Historic Letters

Here are some of my paper treasures, temporarily out of the safe deposit box.

Chuck Berry Mimeographed Letter, 1979



 The new Zeus of Rock & Roll Heaven was about to be released from Lompoc Federal Correctional Institute in California when he wrote this mass reply to those of us who wrote to him after his conviction for income tax evasion in 1979. He thanked us for "comforting words, both in tolerance and memory," then promised the upcoming autobiography he had written in prison, as well as a new song book. (Those were not released until 1987 and 1986.) After signing off, he adds a P.S. about his "henceforth" mailing address and "Keep Rockin'." 
                                 


Revolutionary War Pay Roster
Capt. Moses Adams, Massachusetts Regiment
February, 1778

     "1 Abstract for Pay due to Capt. Moses Adams' Company in Col. Brooks' Regiment of Guards, Now in Cambridge for the Month of Jan'y, up to the third of Feb'y--"
     Captain Adams requested 12 pounds payment for himself, 16 pounds 4 shillings for his two lieutenants, and smaller per-month amounts for sergeants, corporals, drummers and fifers, and 36 privates. A total of 122 pounds 6 shillings and 8 pence for his entire company, roughly $8100 in today's money.
     The company's main task at this time was guarding British soldiers captured at the Battle of Saratoga.
     Adams was a year older than George Washington and lived to the age of 84, through the first four Presidents of the young United States.

Civil War Letter Home, 
from Pvt. Richard P. McGee,
78th Ohio Infantry, Co. D
Berry's Landing, Louisiana, 
April 17-19, 1863
to Martha Forsythe, Ohio
Page 1 and signature

Private McGee expresses the lament still with today's soldiers: Hurry up and wait. But what he's waiting for is the beginning of General U.S. Grant's first steps to capture the key city of Vicksburg, Mississippi. McGee also complains about Southern "seceches" (secessionists, the enemy) and Northern copperheads. He says he's enclosed $4 that he'd like Martha to deliver to his family and promises to send more every letter. He witnesses a newly-freed slave fall off a raft and drown in the river ("poor thing") and the arrival of five ironclad boats. As McGee closed his three-day four-page letter on April 19, parts of Grant's army has moved to Milliken's Bend, Louisiana, where, later, the Union's first African-American troops fought off a Confederate attack. I've so far not learned what became of Private McGee and Martha Forsythe. If you have easy access to the Ohio Historical Society and can find out, please let me know. I'll give you credit here if you like.

Civil War Transfer Notice
Pvt. William H. Tuttle and others
31st Wisconsin Regiment,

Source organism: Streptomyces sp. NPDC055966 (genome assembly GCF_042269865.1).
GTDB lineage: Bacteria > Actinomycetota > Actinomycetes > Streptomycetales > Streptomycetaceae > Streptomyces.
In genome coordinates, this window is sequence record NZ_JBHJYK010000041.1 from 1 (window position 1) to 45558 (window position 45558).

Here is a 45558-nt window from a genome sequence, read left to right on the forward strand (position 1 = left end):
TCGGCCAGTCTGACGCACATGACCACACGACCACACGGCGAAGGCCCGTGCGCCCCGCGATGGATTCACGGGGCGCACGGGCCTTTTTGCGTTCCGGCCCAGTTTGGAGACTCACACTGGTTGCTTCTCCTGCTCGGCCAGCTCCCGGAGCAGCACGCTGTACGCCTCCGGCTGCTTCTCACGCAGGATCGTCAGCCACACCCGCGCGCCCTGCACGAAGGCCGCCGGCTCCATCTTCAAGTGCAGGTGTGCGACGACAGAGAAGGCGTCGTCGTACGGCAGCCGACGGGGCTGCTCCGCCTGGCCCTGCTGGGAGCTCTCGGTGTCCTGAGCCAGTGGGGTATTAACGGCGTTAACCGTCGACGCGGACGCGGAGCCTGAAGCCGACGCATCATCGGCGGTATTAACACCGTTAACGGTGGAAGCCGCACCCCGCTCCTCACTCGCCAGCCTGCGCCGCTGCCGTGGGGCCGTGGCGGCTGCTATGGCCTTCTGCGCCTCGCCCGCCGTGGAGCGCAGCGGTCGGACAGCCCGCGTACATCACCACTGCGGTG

by the order of Lt. Col. Francis H. West
Major J.F. Sudduth, Adjutant,
Murfreesboro, Tennessee,
November 16, 1863

     The "others" are Privates August McCallister of Montpelier, John McGoon of Monroe, and Charles L. Neff of Kenosha, all of whom survived the war. Pvt. Tuttle, however, died of disease on March 9, 1864 at Murfreesboro, Tennessee, more than a year after the bloody Battle of Stones River. He's of interest to me because of nearby Tuttle Lake outside his hometown of Princeton. I haven't yet been able to find out if the lake is named after him, his family, or neither.
     Their commander, Lt. Col. (later Brig. Gen.) West came
 from Monroe. His adjutant, Maj. Sudduth, was from Mineral Point. All except Tuttle participated in Sherman's famous March to the Sea and in the Grand Review of the Armies through Washington, D.C.

World War II German POW Letter Home
from Luftwaffe Airman First Class Karl Heckel,
Camp Reynolds, Pennsylvania,
to his parents in Munich

Here's my high school German interpretation, with a little help from Google Translate:

America, Dec. 6, 1944
                         My Dear, Dear Parents!
     Today I want to write you that I am in a camp in the United States of America. There is a huge amount of snow and extremely cold weather is with us. But we were generously supplied with winter clothes. There's also beer, chocolate, and other such things. We also have a beautiful camp library.
     It would be even easier to bear if you would write to me and please send me pictures of yourselves and my dear sister Roseanne. Please give my best to Omar, Hans, Erika, and Günther.
     From the newspapers I see that it has been a long time without an air raid. Hopefully you will come through everything well. Don't worry about me.
     A good and happy Christmas with all my heart, from your son,
                          

  

Fan Letter Reply
from Mrs. Louise Harrison,
Mother of George Harrison (Beatles)
March 4, 1969







Mrs. Harrison died of lung cancer in 1970, when George was only 27 years old. In 2001, the same disease killed him, at the age of 58. Yes, I did send her "a coin"--I think it was actually a dollar bill--to help her with the postage.